Politically exposed persons (PEPs)
The 5AMLD requires the member states to release publicly available functional PEP lists, together with the EU-level PEP list released by the EU itself.
These lists aim to make it easier for smaller compliance teams (or those companies with lower volumes of customers) to identify the PEPs thy should be screening against and monitoring for ongoing changes to risk.
It must be noted that the functional lists contain the description of the positions that are considered politically exposed and not the names of the individuals filling them.
So far, only 11 member states have communicated full transposition measures (Bulgaria, Croatia, Denmark, Finland, France, Germany, Italy, Latvia, Lithuania, Malta and Sweden). Some countries have communicated partial transposition measures, and four member states (Cyprus, Portugal, Romania and Spain) didn’t deliver any transposition measures so far.
Even if based in a country in which the 5AMLD hasn’t been (entirely) implemented, businesses should quickly comply with the new regulations. That way, they would safeguard their reputation and be ready to demonstrate their compliance as soon as the 5AMLD’s rules become a part of their domestic legislation.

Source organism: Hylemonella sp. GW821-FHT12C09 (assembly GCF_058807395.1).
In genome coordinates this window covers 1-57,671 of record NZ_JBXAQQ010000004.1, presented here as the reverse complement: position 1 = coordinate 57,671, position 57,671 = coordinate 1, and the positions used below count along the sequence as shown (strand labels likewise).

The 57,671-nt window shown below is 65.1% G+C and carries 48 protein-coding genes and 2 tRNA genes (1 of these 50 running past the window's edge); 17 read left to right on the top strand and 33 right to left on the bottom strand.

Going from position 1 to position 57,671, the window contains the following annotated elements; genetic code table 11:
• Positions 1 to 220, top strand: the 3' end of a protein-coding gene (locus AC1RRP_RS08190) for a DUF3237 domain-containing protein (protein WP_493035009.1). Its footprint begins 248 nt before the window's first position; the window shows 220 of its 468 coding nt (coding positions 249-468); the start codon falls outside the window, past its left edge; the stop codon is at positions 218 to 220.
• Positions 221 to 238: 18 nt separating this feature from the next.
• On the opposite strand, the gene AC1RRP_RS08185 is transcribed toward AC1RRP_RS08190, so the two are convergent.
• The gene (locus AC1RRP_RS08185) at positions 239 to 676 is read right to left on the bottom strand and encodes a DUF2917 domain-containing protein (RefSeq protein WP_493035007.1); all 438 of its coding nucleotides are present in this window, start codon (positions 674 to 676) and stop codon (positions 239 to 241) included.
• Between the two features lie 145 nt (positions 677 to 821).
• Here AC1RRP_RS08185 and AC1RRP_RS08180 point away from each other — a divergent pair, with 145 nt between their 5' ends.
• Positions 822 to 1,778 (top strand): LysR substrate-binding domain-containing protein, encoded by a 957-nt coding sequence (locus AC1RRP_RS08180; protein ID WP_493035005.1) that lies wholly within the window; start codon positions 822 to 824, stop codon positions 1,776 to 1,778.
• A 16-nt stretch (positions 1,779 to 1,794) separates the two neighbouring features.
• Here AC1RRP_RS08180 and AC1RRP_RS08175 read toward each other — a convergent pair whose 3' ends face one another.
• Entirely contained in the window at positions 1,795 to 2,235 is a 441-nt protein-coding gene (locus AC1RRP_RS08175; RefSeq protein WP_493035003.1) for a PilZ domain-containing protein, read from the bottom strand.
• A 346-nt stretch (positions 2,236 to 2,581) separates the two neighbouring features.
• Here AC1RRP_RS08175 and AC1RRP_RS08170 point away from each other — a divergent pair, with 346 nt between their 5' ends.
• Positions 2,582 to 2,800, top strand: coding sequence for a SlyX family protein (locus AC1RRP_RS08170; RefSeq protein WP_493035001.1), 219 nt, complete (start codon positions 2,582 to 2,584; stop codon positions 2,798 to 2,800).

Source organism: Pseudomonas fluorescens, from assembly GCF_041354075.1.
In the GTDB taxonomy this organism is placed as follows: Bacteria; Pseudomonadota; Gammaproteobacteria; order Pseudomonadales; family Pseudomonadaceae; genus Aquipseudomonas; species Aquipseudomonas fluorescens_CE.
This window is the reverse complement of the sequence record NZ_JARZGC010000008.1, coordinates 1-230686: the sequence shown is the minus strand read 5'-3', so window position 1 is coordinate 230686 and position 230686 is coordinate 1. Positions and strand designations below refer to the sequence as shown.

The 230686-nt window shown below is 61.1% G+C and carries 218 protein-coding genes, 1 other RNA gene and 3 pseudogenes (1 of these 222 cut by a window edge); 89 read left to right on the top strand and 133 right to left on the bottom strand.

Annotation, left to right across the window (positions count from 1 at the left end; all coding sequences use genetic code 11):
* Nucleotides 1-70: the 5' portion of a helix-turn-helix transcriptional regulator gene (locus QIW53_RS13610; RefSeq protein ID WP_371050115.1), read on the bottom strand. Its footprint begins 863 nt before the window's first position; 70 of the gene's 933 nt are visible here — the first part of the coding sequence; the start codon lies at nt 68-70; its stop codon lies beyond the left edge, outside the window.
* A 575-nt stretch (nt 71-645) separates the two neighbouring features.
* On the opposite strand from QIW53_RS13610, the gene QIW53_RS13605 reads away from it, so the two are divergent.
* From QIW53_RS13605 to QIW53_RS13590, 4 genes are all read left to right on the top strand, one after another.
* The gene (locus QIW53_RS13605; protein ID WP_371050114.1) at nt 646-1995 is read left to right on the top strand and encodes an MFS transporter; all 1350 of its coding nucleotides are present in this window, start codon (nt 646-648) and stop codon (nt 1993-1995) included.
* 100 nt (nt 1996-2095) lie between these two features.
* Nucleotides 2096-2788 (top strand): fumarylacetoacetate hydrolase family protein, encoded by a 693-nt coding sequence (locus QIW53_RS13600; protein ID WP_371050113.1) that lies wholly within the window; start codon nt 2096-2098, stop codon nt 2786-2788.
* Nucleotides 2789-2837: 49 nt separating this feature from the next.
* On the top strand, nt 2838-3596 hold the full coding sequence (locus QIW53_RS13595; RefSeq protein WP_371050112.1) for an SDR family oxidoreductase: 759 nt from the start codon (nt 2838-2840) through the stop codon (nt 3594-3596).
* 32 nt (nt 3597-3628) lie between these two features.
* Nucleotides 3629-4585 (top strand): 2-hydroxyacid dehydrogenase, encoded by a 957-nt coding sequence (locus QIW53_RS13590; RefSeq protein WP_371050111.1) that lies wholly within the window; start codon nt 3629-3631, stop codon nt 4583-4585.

The 6th AMLD is coming
While EU national lawmakers and companies are still dealing with the 5AMLD’s factors for change, you can’t forget that, at the end of October 2018, the European Parliament and Council approved the 6th revision of the AMLD (6AMLD). The 6AMLD must be transposed into the national legal systems by the 3rd of December 2020 and, starting from June 2021, sanctions will be imposed on public and private organisations in case of non-compliance with its precepts.
The 6AMLD clarifies emerging money laundering threats, with a list of 22 money laundering predicate offences:
- Human trafficking and migrant smuggling;
- Sexual exploitation;
- Illicit trafficking in narcotics and psychotropic substances;
- Illegal arms traffickings;
- Trafficking in stolen goods;
- Counterfeiting currency;
- Counterfeiting and piracy of products;
- Environmental crime;
- Murder and grievous bodily harm;
- Kidnapping and hostage-taking;
- Robbery and theft;
- Tax crime relating to both direct and indirect taxes;
- Insider trading and market manipulation;
- Participation in an organised crime group or racketeering.
Based on the legal doctrine aiding and abetting, not only those who are directly responsible for the predicate offences could be prosecuted for money laundering, but also those who aid or encourage and incite another person in the commission of the crime.
Not to mention the fact that the 6AMLD extends the criminal liability for money laundering and terrorist financing to legal entities, where they fail to prevent illegal activities.
Finally, the 6AMLD increases the sentence for money laundering and terrorist financing felonies to a minimum of four years of imprisonment.
If you have any questions about these topics or need help to assess your company’s compliance with the EU AML, feel free to post your comment below.